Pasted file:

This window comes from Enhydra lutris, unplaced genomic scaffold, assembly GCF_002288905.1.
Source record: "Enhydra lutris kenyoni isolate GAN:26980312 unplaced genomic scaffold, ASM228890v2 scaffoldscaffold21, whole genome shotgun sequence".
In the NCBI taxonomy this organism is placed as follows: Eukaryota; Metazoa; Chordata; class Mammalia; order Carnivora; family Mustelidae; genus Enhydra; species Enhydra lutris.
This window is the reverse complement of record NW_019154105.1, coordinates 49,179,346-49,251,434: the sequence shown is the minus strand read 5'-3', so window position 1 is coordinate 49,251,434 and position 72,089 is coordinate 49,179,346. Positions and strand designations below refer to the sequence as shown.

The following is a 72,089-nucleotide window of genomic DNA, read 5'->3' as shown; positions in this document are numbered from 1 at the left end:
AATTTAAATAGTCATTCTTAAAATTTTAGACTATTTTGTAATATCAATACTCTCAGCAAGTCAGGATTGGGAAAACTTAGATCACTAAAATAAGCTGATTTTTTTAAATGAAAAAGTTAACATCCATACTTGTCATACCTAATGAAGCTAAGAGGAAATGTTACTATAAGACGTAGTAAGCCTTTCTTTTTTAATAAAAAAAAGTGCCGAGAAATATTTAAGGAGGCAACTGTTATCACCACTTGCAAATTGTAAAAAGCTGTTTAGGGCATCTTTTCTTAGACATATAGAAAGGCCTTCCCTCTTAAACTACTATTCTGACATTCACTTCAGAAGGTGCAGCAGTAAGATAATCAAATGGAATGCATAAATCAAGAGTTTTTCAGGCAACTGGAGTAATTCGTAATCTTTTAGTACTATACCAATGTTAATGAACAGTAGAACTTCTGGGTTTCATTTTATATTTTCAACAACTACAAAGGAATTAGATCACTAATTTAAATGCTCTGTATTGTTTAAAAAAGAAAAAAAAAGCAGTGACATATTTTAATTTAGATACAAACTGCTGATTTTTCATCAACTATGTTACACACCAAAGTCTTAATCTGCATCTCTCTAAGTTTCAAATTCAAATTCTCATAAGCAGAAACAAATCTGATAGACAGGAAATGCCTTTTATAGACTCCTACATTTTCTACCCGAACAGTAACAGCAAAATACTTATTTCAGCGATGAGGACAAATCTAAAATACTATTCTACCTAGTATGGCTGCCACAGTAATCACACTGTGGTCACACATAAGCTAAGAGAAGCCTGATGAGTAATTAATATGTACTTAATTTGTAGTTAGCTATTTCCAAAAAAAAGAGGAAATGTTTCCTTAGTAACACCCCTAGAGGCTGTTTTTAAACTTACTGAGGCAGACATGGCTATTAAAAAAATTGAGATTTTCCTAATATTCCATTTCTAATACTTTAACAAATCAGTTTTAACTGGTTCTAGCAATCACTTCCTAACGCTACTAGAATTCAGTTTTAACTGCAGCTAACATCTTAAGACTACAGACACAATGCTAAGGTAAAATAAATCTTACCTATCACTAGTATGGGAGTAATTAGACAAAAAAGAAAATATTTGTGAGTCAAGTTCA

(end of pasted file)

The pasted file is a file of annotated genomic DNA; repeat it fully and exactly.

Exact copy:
This window comes from Enhydra lutris, unplaced genomic scaffold, assembly GCF_002288905.1.
Source record: "Enhydra lutris kenyoni isolate GAN:26980312 unplaced genomic scaffold, ASM228890v2 scaffoldscaffold21, whole genome shotgun sequence".
In the NCBI taxonomy this organism is placed as follows: Eukaryota; Metazoa; Chordata; class Mammalia; order Carnivora; family Mustelidae; genus Enhydra; species Enhydra lutris.
This window is the reverse complement of record NW_019154105.1, coordinates 49,179,346-49,251,434: the sequence shown is the minus strand read 5'-3', so window position 1 is coordinate 49,251,434 and position 72,089 is coordinate 49,179,346. Positions and strand designations below refer to the sequence as shown.

The following is a 72,089-nucleotide window of genomic DNA, read 5'->3' as shown; positions in this document are numbered from 1 at the left end:
AATTTAAATAGTCATTCTTAAAATTTTAGACTATTTTGTAATATCAATACTCTCAGCAAGTCAGGATTGGGAAAACTTAGATCACTAAAATAAGCTGATTTTTTTAAATGAAAAAGTTAACATCCATACTTGTCATACCTAATGAAGCTAAGAGGAAATGTTACTATAAGACGTAGTAAGCCTTTCTTTTTTAATAAAAAAAAGTGCCGAGAAATATTTAAGGAGGCAACTGTTATCACCACTTGCAAATTGTAAAAAGCTGTTTAGGGCATCTTTTCTTAGACATATAGAAAGGCCTTCCCTCTTAAACTACTATTCTGACATTCACTTCAGAAGGTGCAGCAGTAAGATAATCAAATGGAATGCATAAATCAAGAGTTTTTCAGGCAACTGGAGTAATTCGTAATCTTTTAGTACTATACCAATGTTAATGAACAGTAGAACTTCTGGGTTTCATTTTATATTTTCAACAACTACAAAGGAATTAGATCACTAATTTAAATGCTCTGTATTGTTTAAAAAAGAAAAAAAAAGCAGTGACATATTTTAATTTAGATACAAACTGCTGATTTTTCATCAACTATGTTACACACCAAAGTCTTAATCTGCATCTCTCTAAGTTTCAAATTCAAATTCTCATAAGCAGAAACAAATCTGATAGACAGGAAATGCCTTTTATAGACTCCTACATTTTCTACCCGAACAGTAACAGCAAAATACTTATTTCAGCGATGAGGACAAATCTAAAATACTATTCTACCTAGTATGGCTGCCACAGTAATCACACTGTGGTCACACATAAGCTAAGAGAAGCCTGATGAGTAATTAATATGTACTTAATTTGTAGTTAGCTATTTCCAAAAAAAAGAGGAAATGTTTCCTTAGTAACACCCCTAGAGGCTGTTTTTAAACTTACTGAGGCAGACATGGCTATTAAAAAAATTGAGATTTTCCTAATATTCCATTTCTAATACTTTAACAAATCAGTTTTAACTGGTTCTAGCAATCACTTCCTAACGCTACTAGAATTCAGTTTTAACTGCAGCTAACATCTTAAGACTACAGACACAATGCTAAGGTAAAATAAATCTTACCTATCACTAGTATGGGAGTAATTAGACAAAAAAGAAAATATTTGTGAGTCAAGTTCA